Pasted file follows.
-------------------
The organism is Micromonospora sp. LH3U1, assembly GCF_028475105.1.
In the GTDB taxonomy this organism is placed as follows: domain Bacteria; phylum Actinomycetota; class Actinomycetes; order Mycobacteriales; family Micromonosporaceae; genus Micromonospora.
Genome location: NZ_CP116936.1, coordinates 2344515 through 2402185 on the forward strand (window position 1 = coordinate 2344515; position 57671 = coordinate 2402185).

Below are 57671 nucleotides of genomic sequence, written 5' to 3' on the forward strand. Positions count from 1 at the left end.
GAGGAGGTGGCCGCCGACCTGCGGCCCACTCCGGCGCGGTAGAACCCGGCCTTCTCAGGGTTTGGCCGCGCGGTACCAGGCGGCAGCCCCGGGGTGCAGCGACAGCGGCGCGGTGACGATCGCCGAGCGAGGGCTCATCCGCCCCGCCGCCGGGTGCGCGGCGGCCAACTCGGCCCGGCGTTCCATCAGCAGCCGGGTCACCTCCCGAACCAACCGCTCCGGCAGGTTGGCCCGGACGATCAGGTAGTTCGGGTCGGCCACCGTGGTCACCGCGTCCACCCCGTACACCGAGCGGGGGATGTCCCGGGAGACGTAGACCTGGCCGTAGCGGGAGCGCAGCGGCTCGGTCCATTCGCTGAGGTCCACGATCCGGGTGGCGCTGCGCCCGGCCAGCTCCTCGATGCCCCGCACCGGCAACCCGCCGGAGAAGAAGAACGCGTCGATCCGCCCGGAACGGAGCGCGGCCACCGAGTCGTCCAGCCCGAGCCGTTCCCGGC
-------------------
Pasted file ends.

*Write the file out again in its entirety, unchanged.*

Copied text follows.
The organism is Micromonospora sp. LH3U1, assembly GCF_028475105.1.
In the GTDB taxonomy this organism is placed as follows: domain Bacteria; phylum Actinomycetota; class Actinomycetes; order Mycobacteriales; family Micromonosporaceae; genus Micromonospora.
Genome location: NZ_CP116936.1, coordinates 2344515 through 2402185 on the forward strand (window position 1 = coordinate 2344515; position 57671 = coordinate 2402185).

Below are 57671 nucleotides of genomic sequence, written 5' to 3' on the forward strand. Positions count from 1 at the left end.
GAGGAGGTGGCCGCCGACCTGCGGCCCACTCCGGCGCGGTAGAACCCGGCCTTCTCAGGGTTTGGCCGCGCGGTACCAGGCGGCAGCCCCGGGGTGCAGCGACAGCGGCGCGGTGACGATCGCCGAGCGAGGGCTCATCCGCCCCGCCGCCGGGTGCGCGGCGGCCAACTCGGCCCGGCGTTCCATCAGCAGCCGGGTCACCTCCCGAACCAACCGCTCCGGCAGGTTGGCCCGGACGATCAGGTAGTTCGGGTCGGCCACCGTGGTCACCGCGTCCACCCCGTACACCGAGCGGGGGATGTCCCGGGAGACGTAGACCTGGCCGTAGCGGGAGCGCAGCGGCTCGGTCCATTCGCTGAGGTCCACGATCCGGGTGGCGCTGCGCCCGGCCAGCTCCTCGATGCCCCGCACCGGCAACCCGCCGGAGAAGAAGAACGCGTCGATCCGCCCGGAACGGAGCGCGGCCACCGAGTCGTCCAGCCCGAGCCGTTCCCGGC